Two Minutes' Traffic: Bedlam's Saint Joan, Folger Theatre

I make no bones about saying it- Eric Tucker makes the kind of theatre that I like to see.  As a director, his productions have a relentless, joyous mission to remind you that they are theatre, and it's an attitude towards playmaking that I wish more companies embraced. I was lucky enough to see Bedlam's rep of Saint Joan and Hamlet at the Olney Theatre Center a few years back, as well as Tucker's production of Sense and Sensibility last season (which I adored), and it was a pleasure to see Joan at the Folger. 

C. King Photography.


Joan is a play that Bedlam has returned to many times since it was Bedlam's inaugural production in 2012, but each production is unique. In some cases, that's a necessity of staging for a new space--Joan in a black box at Olney is a different experience to Joan in the Folger's lovely Elizabethan theatre, even when both productions share the same vulnerability of placing Shaw's enormous work on the shoulders of just four actors, two tape players, and a handful of props. Luckily, this production is led by the luminous Dria Brown as Joan, and supported with great skill by the trio of Tucker, Edmund Lewis, and Sam Massaro as the remaining 20+ characters. Les Dickert does excellent work lighting the Folger, from the increasing drama of Joan's trial to the tranquility of the epilogue.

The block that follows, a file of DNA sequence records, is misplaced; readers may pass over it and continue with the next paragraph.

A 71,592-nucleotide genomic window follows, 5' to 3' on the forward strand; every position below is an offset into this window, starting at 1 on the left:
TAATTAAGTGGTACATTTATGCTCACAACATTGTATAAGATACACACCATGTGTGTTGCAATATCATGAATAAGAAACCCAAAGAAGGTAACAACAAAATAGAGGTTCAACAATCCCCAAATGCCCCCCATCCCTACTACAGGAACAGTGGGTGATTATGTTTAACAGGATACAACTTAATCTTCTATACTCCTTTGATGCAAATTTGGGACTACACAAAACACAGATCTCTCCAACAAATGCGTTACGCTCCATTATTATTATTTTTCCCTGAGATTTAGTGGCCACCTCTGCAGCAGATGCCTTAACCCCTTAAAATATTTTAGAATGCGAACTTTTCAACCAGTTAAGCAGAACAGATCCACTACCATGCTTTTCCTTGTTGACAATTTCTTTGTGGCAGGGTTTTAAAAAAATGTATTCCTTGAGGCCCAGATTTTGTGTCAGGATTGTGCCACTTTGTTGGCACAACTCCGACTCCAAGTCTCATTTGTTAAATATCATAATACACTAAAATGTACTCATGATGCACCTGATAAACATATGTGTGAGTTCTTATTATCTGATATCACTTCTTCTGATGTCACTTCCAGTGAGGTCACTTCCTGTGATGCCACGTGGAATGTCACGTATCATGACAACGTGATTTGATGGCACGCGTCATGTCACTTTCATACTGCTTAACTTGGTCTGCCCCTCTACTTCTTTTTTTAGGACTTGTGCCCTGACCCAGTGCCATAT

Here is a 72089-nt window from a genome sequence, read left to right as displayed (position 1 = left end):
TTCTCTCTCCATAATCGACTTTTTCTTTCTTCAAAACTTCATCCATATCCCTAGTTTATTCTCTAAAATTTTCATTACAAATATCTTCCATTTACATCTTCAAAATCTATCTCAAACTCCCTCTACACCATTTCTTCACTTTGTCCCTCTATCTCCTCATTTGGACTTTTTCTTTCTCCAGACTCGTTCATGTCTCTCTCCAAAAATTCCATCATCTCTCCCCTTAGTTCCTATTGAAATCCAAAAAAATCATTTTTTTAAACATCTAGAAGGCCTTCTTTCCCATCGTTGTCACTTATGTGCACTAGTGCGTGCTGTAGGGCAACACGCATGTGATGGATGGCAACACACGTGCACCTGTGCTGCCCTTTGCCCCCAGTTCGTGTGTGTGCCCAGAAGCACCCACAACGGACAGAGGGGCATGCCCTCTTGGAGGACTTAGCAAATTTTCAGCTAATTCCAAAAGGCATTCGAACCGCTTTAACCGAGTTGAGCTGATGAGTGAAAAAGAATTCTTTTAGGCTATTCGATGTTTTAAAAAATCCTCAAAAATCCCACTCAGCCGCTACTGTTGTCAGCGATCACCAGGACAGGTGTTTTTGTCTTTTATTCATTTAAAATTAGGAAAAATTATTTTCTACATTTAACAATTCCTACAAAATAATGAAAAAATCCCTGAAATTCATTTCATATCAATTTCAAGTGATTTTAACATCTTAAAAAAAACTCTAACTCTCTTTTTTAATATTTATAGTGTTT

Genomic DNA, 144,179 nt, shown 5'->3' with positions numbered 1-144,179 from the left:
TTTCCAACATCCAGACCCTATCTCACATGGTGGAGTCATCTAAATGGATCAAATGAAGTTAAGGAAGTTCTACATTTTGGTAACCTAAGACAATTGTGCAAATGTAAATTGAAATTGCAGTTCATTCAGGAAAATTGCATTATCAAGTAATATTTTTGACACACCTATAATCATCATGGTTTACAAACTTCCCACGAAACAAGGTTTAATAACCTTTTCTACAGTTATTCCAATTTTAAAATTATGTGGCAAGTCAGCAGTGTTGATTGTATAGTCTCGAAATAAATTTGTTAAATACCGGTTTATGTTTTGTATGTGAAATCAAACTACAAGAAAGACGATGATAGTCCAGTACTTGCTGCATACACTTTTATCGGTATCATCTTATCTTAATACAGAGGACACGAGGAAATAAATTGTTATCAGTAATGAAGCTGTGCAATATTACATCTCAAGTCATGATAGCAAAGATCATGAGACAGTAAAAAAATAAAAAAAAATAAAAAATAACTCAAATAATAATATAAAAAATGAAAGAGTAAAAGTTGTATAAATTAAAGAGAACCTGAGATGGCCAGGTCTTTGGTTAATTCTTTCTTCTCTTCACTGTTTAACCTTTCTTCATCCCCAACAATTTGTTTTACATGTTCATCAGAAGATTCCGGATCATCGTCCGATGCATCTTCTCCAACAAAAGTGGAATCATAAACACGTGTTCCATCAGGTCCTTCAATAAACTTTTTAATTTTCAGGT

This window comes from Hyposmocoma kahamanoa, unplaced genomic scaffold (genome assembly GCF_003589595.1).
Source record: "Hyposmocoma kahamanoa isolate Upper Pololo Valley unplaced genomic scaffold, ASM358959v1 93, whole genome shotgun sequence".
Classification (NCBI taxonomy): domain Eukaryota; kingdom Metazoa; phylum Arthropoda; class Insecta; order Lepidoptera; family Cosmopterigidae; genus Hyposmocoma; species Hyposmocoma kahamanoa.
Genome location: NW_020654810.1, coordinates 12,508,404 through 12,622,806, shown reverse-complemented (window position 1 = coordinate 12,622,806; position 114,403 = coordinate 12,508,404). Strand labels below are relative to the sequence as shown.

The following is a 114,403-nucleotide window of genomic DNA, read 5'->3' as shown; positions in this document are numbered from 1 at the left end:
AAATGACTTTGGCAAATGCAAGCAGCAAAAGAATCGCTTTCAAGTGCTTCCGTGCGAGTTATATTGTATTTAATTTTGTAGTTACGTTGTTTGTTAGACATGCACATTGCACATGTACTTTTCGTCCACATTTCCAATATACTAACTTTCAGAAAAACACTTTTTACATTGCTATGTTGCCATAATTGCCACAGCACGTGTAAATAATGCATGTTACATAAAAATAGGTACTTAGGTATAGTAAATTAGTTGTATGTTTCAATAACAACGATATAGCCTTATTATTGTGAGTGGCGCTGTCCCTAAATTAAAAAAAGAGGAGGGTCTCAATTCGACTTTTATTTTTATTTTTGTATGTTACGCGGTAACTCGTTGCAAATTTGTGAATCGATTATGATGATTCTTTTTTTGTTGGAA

Tucker's production takes Shaw's play and makes it fast, nimble, and utterly captivating.  While I'm not sure if every decision necessary to make the play fit four actors works 100% in performance, I can't deny the tremendous appeal his choices have.  When you trust in the power of live theatre and the willingness of an audience to play along, you can create something wonderful. Early in the play, the Archbishop of Rheims discusses the nature of Joan's miracles; he sees little of the supernatural in Joan's accomplishments, but upholds their status as miracles if they confirm people's faith.  Shortly thereafter, Joan's arrival at Orleans seems to bring with it the longed-for change in the wind, and the soldiers see a miracle.  Likewise, we in the audience see a standing electric fan on the side of the stage at the Folger, but when Joan arrives and the wind blows in a new direction, we can't help but feel a frisson of something special.  We know exactly how it happened, but Bedlam's production imbues that one, tiny moment with theatrical magic, and makes us all believers again.


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